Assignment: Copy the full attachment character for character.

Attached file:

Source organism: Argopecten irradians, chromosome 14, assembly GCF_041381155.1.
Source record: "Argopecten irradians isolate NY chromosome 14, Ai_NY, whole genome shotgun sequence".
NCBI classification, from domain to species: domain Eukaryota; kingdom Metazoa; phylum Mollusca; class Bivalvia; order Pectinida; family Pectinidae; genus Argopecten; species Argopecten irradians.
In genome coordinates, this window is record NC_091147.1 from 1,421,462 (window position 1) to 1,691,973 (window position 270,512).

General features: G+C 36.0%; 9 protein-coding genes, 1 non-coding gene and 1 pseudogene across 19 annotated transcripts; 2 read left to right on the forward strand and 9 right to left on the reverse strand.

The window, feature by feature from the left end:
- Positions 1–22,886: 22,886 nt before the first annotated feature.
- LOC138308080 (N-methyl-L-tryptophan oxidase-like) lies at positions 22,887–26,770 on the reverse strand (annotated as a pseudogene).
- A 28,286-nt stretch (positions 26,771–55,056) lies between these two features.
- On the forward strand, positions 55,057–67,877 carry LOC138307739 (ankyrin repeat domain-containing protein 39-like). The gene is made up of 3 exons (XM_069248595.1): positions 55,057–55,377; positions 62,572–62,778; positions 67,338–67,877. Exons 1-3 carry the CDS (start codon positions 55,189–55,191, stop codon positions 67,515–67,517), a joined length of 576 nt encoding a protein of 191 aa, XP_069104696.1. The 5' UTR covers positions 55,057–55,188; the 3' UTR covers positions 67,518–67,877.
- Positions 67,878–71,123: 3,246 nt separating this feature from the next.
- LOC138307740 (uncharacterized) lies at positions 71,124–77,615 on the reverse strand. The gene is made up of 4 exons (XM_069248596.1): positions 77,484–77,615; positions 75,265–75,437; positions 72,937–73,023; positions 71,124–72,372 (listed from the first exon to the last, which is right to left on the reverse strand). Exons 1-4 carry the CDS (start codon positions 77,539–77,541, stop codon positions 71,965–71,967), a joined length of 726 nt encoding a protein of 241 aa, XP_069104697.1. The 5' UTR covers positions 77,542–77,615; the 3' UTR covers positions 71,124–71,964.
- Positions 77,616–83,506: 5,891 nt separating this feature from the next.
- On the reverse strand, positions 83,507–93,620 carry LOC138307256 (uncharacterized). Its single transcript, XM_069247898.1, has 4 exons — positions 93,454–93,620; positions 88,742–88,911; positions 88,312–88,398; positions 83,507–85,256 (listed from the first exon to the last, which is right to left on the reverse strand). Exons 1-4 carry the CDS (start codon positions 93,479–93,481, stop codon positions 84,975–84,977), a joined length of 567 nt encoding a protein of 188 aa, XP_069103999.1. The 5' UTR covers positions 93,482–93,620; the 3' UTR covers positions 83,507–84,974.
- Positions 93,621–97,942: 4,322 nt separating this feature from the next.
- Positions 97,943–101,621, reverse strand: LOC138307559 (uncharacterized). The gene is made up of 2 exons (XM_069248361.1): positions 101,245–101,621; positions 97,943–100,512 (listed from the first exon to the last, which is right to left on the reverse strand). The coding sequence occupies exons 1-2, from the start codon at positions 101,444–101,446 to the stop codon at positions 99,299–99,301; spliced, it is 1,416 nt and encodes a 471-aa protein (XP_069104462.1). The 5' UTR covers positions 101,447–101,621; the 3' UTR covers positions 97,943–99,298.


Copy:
Source organism: Argopecten irradians, chromosome 14, assembly GCF_041381155.1.
Source record: "Argopecten irradians isolate NY chromosome 14, Ai_NY, whole genome shotgun sequence".
NCBI classification, from domain to species: domain Eukaryota; kingdom Metazoa; phylum Mollusca; class Bivalvia; order Pectinida; family Pectinidae; genus Argopecten; species Argopecten irradians.
In genome coordinates, this window is record NC_091147.1 from 1,421,462 (window position 1) to 1,691,973 (window position 270,512).

General features: G+C 36.0%; 9 protein-coding genes, 1 non-coding gene and 1 pseudogene across 19 annotated transcripts; 2 read left to right on the forward strand and 9 right to left on the reverse strand.

The window, feature by feature from the left end:
- Positions 1–22,886: 22,886 nt before the first annotated feature.
- LOC138308080 (N-methyl-L-tryptophan oxidase-like) lies at positions 22,887–26,770 on the reverse strand (annotated as a pseudogene).
- A 28,286-nt stretch (positions 26,771–55,056) lies between these two features.
- On the forward strand, positions 55,057–67,877 carry LOC138307739 (ankyrin repeat domain-containing protein 39-like). The gene is made up of 3 exons (XM_069248595.1): positions 55,057–55,377; positions 62,572–62,778; positions 67,338–67,877. Exons 1-3 carry the CDS (start codon positions 55,189–55,191, stop codon positions 67,515–67,517), a joined length of 576 nt encoding a protein of 191 aa, XP_069104696.1. The 5' UTR covers positions 55,057–55,188; the 3' UTR covers positions 67,518–67,877.
- Positions 67,878–71,123: 3,246 nt separating this feature from the next.
- LOC138307740 (uncharacterized) lies at positions 71,124–77,615 on the reverse strand. The gene is made up of 4 exons (XM_069248596.1): positions 77,484–77,615; positions 75,265–75,437; positions 72,937–73,023; positions 71,124–72,372 (listed from the first exon to the last, which is right to left on the reverse strand). Exons 1-4 carry the CDS (start codon positions 77,539–77,541, stop codon positions 71,965–71,967), a joined length of 726 nt encoding a protein of 241 aa, XP_069104697.1. The 5' UTR covers positions 77,542–77,615; the 3' UTR covers positions 71,124–71,964.
- Positions 77,616–83,506: 5,891 nt separating this feature from the next.
- On the reverse strand, positions 83,507–93,620 carry LOC138307256 (uncharacterized). Its single transcript, XM_069247898.1, has 4 exons — positions 93,454–93,620; positions 88,742–88,911; positions 88,312–88,398; positions 83,507–85,256 (listed from the first exon to the last, which is right to left on the reverse strand). Exons 1-4 carry the CDS (start codon positions 93,479–93,481, stop codon positions 84,975–84,977), a joined length of 567 nt encoding a protein of 188 aa, XP_069103999.1. The 5' UTR covers positions 93,482–93,620; the 3' UTR covers positions 83,507–84,974.
- Positions 93,621–97,942: 4,322 nt separating this feature from the next.
- Positions 97,943–101,621, reverse strand: LOC138307559 (uncharacterized). The gene is made up of 2 exons (XM_069248361.1): positions 101,245–101,621; positions 97,943–100,512 (listed from the first exon to the last, which is right to left on the reverse strand). The coding sequence occupies exons 1-2, from the start codon at positions 101,444–101,446 to the stop codon at positions 99,299–99,301; spliced, it is 1,416 nt and encodes a 471-aa protein (XP_069104462.1). The 5' UTR covers positions 101,447–101,621; the 3' UTR covers positions 97,943–99,298.